Professor Dame Valerie Beral
DBE, AC, FRS
Professor of Epidemiology and Co-Director, CEU
- Cancer Epidemiology Unit
Valerie Beral studied medicine at Sydney University, Australia. After a few years of clinical work in Australia, New Guinea and the UK, she spent almost 20 years at the London School of Hygiene & Tropical Medicine working in the Department of Epidemiology. In 1988 she became the Director of the Cancer Epidemiology Unit in Oxford. A major focus of her work has been the role of reproductive, hormonal and infectious agents in cancer; she is Principal Investigator for the Million Women Study cohort of women’s health, and leads international collaborative studies of breast, ovarian and endometrial cancer. Current research is broadly aimed at understanding the major modifiable causes of morbidity and mortality associated with ageing in women, using the wealth of personal data collected from participants in the Million Women study cohort in combination with routinely-collected information on disease outcomes from linked NHS medical records. While Professor Beral continues to work on a wide range of cancers, these studies also include work on the causes of heart attack, stroke and blood clots, osteoporosis, fracture, and dementia.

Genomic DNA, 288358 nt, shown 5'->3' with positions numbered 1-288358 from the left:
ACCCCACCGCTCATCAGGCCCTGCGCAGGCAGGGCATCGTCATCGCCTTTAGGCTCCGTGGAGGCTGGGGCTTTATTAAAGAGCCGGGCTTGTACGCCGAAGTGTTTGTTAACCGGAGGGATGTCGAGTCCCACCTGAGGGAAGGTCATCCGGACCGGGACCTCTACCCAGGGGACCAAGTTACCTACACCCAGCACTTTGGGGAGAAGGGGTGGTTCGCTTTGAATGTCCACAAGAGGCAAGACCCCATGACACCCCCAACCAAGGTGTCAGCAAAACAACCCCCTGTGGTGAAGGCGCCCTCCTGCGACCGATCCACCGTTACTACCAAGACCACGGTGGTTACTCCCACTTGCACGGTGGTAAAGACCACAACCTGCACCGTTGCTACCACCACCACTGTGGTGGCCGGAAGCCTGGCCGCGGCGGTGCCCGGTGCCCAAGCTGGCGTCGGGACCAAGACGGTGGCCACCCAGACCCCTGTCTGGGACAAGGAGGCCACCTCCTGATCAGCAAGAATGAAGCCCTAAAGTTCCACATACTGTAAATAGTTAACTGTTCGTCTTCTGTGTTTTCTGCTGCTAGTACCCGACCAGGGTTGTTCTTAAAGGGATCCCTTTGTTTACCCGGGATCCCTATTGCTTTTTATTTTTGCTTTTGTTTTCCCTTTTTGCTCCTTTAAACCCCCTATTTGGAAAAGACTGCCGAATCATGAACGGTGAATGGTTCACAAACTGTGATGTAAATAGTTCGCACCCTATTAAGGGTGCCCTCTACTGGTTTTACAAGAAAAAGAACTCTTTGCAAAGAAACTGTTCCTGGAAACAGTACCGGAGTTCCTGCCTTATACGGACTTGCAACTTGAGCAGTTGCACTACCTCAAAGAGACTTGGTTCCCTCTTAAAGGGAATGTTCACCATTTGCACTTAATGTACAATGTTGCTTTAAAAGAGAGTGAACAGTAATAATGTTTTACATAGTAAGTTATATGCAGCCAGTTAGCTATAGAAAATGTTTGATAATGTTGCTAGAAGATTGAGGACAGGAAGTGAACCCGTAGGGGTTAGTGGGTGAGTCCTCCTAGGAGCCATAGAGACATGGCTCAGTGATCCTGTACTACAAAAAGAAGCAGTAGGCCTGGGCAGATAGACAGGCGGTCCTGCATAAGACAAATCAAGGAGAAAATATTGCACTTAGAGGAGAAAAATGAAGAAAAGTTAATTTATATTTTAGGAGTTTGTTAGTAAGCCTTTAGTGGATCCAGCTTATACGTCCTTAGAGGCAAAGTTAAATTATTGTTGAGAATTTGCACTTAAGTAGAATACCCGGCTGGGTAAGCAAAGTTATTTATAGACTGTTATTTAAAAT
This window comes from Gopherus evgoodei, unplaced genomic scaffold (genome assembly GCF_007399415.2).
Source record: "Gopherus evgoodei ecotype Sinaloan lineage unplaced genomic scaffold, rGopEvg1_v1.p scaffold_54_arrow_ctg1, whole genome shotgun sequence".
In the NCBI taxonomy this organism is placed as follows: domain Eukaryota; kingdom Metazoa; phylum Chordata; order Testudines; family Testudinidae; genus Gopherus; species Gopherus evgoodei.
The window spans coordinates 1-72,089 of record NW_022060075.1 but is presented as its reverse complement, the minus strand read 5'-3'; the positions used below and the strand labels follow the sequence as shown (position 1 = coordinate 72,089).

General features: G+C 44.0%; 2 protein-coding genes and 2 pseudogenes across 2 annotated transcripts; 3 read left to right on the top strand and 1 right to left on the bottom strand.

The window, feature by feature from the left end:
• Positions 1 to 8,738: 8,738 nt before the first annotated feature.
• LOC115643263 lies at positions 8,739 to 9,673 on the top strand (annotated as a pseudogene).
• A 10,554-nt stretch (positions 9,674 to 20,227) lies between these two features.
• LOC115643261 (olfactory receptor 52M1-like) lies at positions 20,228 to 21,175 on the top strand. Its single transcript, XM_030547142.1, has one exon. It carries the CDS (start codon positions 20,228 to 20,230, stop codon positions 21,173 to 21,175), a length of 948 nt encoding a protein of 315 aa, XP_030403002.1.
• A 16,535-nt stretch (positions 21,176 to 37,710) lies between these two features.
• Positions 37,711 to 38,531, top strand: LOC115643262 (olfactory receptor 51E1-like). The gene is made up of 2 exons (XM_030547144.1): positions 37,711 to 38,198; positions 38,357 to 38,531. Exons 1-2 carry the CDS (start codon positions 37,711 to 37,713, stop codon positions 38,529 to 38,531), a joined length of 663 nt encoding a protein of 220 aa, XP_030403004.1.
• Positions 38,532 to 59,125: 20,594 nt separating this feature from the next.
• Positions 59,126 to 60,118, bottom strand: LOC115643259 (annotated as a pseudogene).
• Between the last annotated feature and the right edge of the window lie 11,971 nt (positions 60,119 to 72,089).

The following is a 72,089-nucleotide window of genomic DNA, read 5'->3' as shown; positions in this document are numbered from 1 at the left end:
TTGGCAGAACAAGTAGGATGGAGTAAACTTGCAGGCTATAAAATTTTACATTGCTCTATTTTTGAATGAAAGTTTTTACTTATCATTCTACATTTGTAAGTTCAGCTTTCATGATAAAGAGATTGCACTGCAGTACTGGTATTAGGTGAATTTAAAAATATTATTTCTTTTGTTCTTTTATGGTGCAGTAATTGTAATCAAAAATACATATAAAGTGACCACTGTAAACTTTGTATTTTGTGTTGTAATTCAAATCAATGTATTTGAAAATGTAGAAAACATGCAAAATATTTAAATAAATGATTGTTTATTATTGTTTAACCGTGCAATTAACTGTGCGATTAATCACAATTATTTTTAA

Screen-detected and Interval Colorectal Cancers in England: Associations with Lifestyle and other Factors in Women in a Large UK Prospective Cohort.
Blanks R. et al, (2019), Int J Cancer
Diet and risk of glioma: combined analysis of three large prospective studies in the UK and USA.
Kuan AS. et al, (2019), Neuro Oncol
Association of ten gastrointestinal and other medical conditions with positivity to faecal occult blood testing in routine screening: a large prospective study of women in England.
He E. et al, (2019), Int J Epidemiol
Alcohol drinking patterns and liver cirrhosis risk: analysis of the prospective UK Million Women Study.
Simpson RF. et al, (2019), Lancet Public Health, 4, e41 - e48
Body mass index and use and costs of primary care services among women aged 55-79 years in England: a cohort and linked data study.
Kent S. et al, (2018), Int J Obes (Lond)